Corporate Solution Is Not a Real Fix

Register now

The timing of NCUA's "solution" (to the troubled corporate CU system) is somewhat suspect, but at least the trade group hit the nail on the head regarding corporate investing. NCUA's proposal has been dismissed by every corporate as a second-death to their operations. NPCU's wouldn't give $0.01 to any corporate under NCUA's structure and yet NCUA insists on moving forward with their proposal. Gee, and we wonder how we got into this mess?

Now we see as time goes on the true level of the disaster at corporates - $40 billion. That's almost half of the capital of all NPCU's nationwide. Isn't it time to pull on the "credit of the United States Government"? As stated on its homepage, "The National Credit Union Administration (NCUA) is the independent federal agency that charters and supervises federal credit unions throughout the United States and its territories. NCUA administers the National Credit Union Share Insurance Fund (NCUSIF). Backed by the full faith and credit of the United States government, the NCUSIF insures the member accounts in all federal credit unions and the substantial majority of state-chartered credit unions." NCUA has utterly failed in its mission of the supervision of corporates. Our industry can't sustain a hit for the full amount of toxic waste taken on by the leadership of old. The payment of that amount would cripple the industry for years and years to come. We need a bail out!

This would be bad enough if it weren't for the losses sustained by NPCU in what can only be called "risky business". Banks-in-disguise business plans have no place in credit union land. I found it interesting that although the CUNA task force could identify the problem and solve the future threat, they had no solution for the existing $40 billion issue we are faced with. Yet, on they go, promoting MBL as if life has somehow miraculously returned to normal and we can not all get back to an expanded, and even more risky, business model. The definition of insanity comes to mind here.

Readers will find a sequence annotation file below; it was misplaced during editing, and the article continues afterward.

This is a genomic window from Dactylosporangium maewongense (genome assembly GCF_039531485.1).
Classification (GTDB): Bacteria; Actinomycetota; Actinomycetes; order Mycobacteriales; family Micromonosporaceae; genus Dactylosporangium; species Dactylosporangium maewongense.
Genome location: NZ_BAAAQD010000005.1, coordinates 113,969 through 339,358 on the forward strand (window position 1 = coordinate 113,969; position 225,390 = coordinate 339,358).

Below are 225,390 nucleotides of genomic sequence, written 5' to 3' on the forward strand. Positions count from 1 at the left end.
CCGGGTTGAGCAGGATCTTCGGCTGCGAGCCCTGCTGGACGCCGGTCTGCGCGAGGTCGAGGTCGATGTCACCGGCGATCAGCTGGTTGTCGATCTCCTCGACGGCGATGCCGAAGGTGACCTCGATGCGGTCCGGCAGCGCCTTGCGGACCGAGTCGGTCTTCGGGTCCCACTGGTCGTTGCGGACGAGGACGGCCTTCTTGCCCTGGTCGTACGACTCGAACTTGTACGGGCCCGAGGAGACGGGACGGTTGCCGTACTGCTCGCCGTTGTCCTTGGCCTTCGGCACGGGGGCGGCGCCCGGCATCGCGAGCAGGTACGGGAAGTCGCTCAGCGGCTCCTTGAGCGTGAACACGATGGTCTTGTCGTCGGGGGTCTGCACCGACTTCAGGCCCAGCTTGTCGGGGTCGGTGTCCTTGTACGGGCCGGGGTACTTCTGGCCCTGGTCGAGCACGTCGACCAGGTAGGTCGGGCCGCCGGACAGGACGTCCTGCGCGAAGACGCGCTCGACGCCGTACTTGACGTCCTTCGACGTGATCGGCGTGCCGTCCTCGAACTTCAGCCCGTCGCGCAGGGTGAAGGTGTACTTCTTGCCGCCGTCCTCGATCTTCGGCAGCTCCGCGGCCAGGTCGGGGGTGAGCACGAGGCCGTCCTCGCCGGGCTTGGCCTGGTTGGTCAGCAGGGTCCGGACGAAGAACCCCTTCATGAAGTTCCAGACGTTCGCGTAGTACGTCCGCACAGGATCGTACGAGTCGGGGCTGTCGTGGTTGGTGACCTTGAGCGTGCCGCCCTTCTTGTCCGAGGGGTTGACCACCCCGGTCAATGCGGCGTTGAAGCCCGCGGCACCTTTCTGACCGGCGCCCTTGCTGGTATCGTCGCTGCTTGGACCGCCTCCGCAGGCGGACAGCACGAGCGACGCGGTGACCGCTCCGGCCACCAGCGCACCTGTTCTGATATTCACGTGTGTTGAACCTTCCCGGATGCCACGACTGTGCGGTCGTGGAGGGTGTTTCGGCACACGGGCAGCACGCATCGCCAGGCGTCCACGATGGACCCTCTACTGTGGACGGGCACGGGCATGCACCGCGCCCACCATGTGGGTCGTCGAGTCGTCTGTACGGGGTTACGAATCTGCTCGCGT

We can't offer MBL's if we aren't around. We don't have the resources to take this program on at this time, and in this manner. I thought it was especially telling that NCUA stated in its last webinar that, if the MBL cap level was increased, then NCUA would strengthen up its oversight. Unfortunately, that horse has already left the barn! We need to get serious about this now, before we become a footnote in history - right next the S&L's as a good idea gone very wrong!

Gregg Stockdale, CEO
1st Valley CU, San Bernardino, Calif.

Credit Union Journal encourages reader feedback. Letters to the Editor can be sent to Managing Editor Lisa Freeman at Letters can also be faxed to 561-832-2939.

For reprint and licensing requests for this article, click here.